I love questions I’ve never been asked before. If that’s something when they’re older they’re asking for, obviously I’m not going to stop them. When we started watching the show, my daughter was 10 and my son was 7, and it’s not appropriate. It’s not a conversation that I wanted to have. If it was any other show, I would say, “That’s not something that you should be watching.” Even recently when I’ve seen snippets, I watched some of it to make sure that I was remembering things correctly. And then you see that scene with Spike and Buffy. I’m like, There’s no way. To me, it wasn’t what the show was about. I didn’t enjoy filming season six. I didn’t enjoy watc hing season six [back]. It wasn’t the heart of how she was, to me. I get going through a dark phase or being upset, but she killed her own love and she still didn’t go that dark. It wasn’t for me.
You and your husband have both made a recent return to acting. Would you ever collaborate onscreen again?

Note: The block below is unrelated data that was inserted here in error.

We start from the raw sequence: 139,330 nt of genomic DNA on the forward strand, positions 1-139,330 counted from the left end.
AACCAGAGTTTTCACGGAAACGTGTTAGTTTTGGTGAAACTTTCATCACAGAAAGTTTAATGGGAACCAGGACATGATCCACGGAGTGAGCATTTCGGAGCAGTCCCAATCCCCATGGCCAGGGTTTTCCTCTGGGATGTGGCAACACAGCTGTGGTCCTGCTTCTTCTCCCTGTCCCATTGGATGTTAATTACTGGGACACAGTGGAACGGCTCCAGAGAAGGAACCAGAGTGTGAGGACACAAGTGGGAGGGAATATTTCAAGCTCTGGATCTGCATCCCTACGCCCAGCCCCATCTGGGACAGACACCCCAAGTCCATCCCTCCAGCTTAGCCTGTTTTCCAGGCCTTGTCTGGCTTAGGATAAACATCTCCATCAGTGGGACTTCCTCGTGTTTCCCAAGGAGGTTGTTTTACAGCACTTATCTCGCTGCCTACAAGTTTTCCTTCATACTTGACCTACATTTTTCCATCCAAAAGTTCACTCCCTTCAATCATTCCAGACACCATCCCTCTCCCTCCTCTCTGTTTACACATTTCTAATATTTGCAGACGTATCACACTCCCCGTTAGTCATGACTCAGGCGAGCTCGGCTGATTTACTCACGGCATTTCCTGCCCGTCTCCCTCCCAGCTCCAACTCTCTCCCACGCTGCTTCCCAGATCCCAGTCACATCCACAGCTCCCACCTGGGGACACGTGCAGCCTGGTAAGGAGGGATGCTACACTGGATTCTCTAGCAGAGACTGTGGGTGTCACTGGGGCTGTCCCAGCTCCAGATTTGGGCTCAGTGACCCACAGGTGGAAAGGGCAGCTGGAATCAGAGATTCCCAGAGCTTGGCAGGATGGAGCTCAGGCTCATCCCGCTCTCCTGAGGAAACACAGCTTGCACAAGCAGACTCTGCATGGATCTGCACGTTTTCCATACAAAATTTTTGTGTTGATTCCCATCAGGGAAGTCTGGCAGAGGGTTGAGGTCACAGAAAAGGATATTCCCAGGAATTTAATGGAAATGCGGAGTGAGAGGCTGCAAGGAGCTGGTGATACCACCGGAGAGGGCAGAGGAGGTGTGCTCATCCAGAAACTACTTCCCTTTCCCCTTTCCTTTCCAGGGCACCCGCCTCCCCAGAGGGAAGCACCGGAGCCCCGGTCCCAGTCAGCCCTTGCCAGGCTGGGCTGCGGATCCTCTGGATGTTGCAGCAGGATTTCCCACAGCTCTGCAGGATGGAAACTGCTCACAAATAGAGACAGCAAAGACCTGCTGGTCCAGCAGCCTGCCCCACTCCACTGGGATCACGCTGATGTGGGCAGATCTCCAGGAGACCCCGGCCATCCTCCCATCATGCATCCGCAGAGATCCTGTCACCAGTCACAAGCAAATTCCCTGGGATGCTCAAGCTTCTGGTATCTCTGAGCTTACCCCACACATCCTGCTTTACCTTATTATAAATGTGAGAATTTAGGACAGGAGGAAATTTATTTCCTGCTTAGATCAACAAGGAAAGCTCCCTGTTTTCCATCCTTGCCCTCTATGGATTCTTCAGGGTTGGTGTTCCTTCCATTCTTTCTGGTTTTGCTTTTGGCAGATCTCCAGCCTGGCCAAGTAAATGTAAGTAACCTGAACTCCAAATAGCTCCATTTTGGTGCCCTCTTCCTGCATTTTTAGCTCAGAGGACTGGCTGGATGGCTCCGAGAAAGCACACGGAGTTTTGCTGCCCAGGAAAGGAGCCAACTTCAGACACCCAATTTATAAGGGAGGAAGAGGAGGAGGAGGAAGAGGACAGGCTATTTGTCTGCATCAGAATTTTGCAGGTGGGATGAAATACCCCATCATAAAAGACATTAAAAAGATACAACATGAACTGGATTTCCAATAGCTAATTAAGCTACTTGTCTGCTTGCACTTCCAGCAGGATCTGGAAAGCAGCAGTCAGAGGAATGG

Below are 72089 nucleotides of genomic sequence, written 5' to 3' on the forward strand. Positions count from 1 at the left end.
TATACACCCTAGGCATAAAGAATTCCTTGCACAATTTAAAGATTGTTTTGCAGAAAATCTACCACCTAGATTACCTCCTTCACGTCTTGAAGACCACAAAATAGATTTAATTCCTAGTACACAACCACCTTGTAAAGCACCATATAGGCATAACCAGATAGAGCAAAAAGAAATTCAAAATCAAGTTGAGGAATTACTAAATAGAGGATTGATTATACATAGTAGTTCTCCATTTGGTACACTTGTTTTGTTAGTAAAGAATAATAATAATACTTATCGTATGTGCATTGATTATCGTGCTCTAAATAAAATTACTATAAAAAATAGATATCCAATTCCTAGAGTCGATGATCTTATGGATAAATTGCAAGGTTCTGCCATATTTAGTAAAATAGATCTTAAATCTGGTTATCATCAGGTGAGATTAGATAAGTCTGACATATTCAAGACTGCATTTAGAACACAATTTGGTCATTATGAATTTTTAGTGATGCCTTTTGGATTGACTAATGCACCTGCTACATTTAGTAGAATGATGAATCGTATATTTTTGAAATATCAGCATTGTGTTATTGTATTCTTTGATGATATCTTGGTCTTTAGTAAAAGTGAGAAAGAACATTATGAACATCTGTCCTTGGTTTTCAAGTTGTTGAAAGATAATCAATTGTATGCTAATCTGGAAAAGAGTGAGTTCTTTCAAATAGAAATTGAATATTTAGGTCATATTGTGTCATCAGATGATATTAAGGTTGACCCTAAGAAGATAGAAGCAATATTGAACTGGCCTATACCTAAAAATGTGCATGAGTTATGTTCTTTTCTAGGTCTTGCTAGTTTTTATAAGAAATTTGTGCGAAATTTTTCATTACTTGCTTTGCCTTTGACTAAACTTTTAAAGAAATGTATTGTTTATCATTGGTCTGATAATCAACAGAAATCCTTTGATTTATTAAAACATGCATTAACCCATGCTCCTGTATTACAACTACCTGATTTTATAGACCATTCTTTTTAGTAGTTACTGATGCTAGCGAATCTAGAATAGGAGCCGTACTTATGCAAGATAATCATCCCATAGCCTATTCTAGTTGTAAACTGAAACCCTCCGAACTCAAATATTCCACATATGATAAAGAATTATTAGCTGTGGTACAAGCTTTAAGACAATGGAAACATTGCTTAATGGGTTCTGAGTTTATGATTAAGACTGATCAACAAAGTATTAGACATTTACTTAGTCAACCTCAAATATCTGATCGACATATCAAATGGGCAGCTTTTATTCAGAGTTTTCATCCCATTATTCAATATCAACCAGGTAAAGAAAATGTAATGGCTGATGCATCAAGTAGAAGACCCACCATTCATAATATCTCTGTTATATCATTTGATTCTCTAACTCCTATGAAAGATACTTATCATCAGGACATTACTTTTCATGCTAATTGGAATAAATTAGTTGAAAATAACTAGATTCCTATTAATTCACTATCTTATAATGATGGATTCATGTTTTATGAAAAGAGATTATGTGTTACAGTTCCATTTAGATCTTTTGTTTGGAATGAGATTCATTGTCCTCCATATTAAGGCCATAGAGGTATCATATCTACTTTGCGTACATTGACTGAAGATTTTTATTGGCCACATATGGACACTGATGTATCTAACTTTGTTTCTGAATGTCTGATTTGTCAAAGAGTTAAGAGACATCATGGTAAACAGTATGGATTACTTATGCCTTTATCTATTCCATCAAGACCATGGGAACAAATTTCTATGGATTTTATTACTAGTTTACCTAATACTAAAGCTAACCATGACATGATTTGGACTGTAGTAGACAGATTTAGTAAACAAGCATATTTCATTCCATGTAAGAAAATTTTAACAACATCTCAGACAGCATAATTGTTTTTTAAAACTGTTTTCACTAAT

I don’t think so right now. Only one of us can work at a time because our son’s only 10, so somebody needs to be fully, physically here. But I think that audiences don’t love it. I mean, they know how it ends, so there’s no real mystery. Maybe if something came up and it was like a cameo. But I don’t love seeing couples onscreen together, personally. It just would have to be right.
Simpy Irresistible in 1999 was the last true rom-com you did. Would you like to return to that genre?
Anything’s possible right now. It’s more like, is the material something I want to do? Because everything’s gravy. I’ve accomplished so much that I get to do stuff because it’s fun and because I want to be a part of it, both on camera and off. Also, does it work with my kids’ schedule? Although they have a huge life now that I’m not a part of as they’re growing up, I still need to be here. In eight years, I’ll really be able to do anything I want to do, so right now I’m still picking and choosing.
At this point in your life, what’s your dream role?